Published: Oct 05, 2016
As the FDA deliberates the terms of what food it deems as “healthy” yet again, it’s understandable if some Americans are more confused than ever regarding what they should and should not eat. As sugar takes over the “worst” category from fat, nutritionists and scientists are delving deeper into what qualifies as healthy food, and how food affects us physically and mentally. Overall, most agree that the more whole foods we consume, the better off we’ll be. This includes fresh fruits and vegetables, whole grains, and lean meats.
One of the easiest ways to ensure healthy eating is to cook your own food—and it's budget-friendly too. While it can seem daunting to add meal prep to the list of things you have to do to get ready for work every day, if you plan ahead, you can be eating more healthily, and saving money, with very little extra effort. We’ve narrowed down 7 simple ways to cut costs without cutting standards, and figured out how to make a week’s worth of lunches for less than $30, or even a week's worth of $50.
1. Buy whole foods
When it comes to grocery shopping, sticking to the perimeters of the store are the best, and healthiest, bet. Choose dark leafy greens, fresh fruit and vegetables (preferably those in season), protein, and grains. Stay away from packaged food as much as possible, and buy as many things that don’t need an “ingredients” label. By not buying anything with additives, the weight of figuring out how much sugar, fat, and sodium can be alleviated from your shoulders.
2. Do some math
Before heading into a grocery store, set an approximate budget for all the items on your list. Although some items may seem like they cost more to buy fresh rather than just buying prepackaged food, do the math first: divide the price of the item by how many times it will be included in meals. For example, a couple of squashes can be used for several meals, such as spiralizing one as the base for a noodle dish, roasting one to be tossed in a salad, or grilling one for a sandwich. A bunch of lettuce can serve as the base for half of a week’s lunches and can be used in more than one way, from mixing with rice to filling in wraps and sandwiches.
3. Buy in bulk
When something is in season, it pays to buy more and freeze it for future use. Stocking up can help when schedules fill up and trips to the grocery store seem like an exhausting chore. Wash, cut, and package your foods with labels and date of freezing to make it that much easier when you go to use them. Similarly, buying bags of produce like oranges helps cut the cost of a single orange, so opt for more instead of less if the item isn't likely to perish in a couple of days. The same can be applied to buying a lot of grains or beans at once, since these items can be used in many recipes and will last you more than one week.
4. Make one trip
At the beginning of week, plan the week’s worth of meals and make one trip to the grocery store. This will help keep the shopping list organized, concise, and set an overall budget for the trip. It’s easy to get sidetracked in any kind of store, so having a relatively set list can help limit impulse buys.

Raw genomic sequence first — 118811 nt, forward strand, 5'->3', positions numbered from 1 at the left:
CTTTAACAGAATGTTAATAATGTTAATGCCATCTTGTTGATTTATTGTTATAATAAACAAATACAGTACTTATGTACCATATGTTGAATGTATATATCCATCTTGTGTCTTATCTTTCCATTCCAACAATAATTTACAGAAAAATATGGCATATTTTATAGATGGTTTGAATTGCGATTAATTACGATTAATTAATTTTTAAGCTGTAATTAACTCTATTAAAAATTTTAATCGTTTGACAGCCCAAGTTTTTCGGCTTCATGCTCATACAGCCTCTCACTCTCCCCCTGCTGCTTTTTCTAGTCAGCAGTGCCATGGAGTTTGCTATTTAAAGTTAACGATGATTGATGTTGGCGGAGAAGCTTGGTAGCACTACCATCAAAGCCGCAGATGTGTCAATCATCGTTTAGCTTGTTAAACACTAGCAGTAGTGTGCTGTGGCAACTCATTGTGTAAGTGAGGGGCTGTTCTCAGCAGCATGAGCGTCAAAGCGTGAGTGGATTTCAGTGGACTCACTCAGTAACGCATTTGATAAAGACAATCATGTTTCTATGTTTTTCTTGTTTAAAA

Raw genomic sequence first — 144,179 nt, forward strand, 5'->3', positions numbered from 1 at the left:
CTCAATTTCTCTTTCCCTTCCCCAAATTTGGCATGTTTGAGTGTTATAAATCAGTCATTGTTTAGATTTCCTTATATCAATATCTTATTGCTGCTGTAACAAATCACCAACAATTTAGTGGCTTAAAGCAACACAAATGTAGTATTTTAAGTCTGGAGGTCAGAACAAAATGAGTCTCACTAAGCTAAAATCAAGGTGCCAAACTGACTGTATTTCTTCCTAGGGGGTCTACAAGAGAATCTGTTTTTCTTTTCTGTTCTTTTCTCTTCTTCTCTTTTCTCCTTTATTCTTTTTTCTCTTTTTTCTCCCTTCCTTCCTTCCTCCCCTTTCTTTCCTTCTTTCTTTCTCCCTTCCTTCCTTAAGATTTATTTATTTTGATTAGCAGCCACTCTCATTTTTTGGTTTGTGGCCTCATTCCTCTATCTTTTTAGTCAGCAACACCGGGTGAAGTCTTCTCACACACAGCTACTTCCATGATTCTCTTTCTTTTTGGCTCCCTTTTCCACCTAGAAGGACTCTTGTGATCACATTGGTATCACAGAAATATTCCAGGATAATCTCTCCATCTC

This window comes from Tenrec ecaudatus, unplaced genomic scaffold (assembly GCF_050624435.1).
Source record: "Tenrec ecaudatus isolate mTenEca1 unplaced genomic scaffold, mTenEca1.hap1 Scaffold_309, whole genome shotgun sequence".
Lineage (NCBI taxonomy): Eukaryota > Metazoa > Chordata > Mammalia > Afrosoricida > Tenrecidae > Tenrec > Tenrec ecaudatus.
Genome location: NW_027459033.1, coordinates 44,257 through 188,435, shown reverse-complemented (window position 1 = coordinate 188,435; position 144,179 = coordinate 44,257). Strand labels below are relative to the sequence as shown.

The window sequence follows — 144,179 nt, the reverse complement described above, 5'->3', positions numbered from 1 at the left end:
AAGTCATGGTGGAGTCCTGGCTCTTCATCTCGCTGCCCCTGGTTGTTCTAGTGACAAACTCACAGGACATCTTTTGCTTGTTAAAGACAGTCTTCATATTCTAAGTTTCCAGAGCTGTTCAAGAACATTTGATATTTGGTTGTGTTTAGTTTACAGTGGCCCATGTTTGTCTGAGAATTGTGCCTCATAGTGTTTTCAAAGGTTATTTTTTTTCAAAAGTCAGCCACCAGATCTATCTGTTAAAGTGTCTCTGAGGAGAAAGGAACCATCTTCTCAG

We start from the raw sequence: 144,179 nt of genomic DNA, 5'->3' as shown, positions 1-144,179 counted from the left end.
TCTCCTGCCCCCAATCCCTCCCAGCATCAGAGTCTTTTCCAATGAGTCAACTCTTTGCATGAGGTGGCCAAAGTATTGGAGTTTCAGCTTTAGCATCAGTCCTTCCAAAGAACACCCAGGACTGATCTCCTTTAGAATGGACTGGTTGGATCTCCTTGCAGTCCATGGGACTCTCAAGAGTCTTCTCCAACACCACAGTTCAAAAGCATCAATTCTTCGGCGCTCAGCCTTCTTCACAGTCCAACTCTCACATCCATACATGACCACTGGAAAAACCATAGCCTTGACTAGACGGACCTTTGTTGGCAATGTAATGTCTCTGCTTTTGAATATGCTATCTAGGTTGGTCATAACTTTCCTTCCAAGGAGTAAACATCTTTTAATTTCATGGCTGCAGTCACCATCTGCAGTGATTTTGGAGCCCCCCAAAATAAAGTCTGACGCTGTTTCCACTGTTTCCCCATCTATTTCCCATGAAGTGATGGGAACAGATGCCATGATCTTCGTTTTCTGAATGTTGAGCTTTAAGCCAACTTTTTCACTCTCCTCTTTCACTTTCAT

5. Forget name brands
Buying store brand foods cuts cost but not flavor. In addition to being cheaper, many grocery stores have a full list of products they sell on their website, where sales are also announced. There are many websites that promote online coupons and discounts, so check out if your grocery store has any active ones you can use. This is a great place to check for deals and can help when choosing what recipes to make that week.
6. Think local
Check out your town’s farmer’s markets for fresh produce, fish, and meat. While helping support your local community, you’re also participating in lowering the burden that food transportation has on the environment. Visiting the farmer’s market at the end of the day is a well-known secret, as farmers are much more inclined to negotiate prices in hopes of getting rid of the last of their produce for that day.
Don’t choose five recipes and aim to make all five for lunches in week. Instead, use items from one meal to the next if you’re faced with leftovers. From roasted vegetables to soups, there are many ways to repurpose whatever leftovers you are faced with, so don’t be afraid of saving the scraps!
Whether you work from home, an open plan office, or a cubicle, it’s important to pay attention to how your surroundings are affecting your state of mind and consequently, your productivity.
Research shows that work environment can have a huge impact on productivity, and everything from the temperature of the office to the levels of background noise can help or hinder ability to concentrate on the task at hand.
As we reviewed earlier, many attorneys are behind technologically and reticent to adopt new tech tools, despite (1) ABA recommendations to stay abreast of relevant technology, (2) sophisticated clients who expect tech proficiency in their attorneys, and (3) competitors like alternative legal service providers (ALSPs) using technology to provide legal support work at lower costs. The bottom line is that law firms and lawyers need to keep current with technology because being deficient means losing business—or going out of business.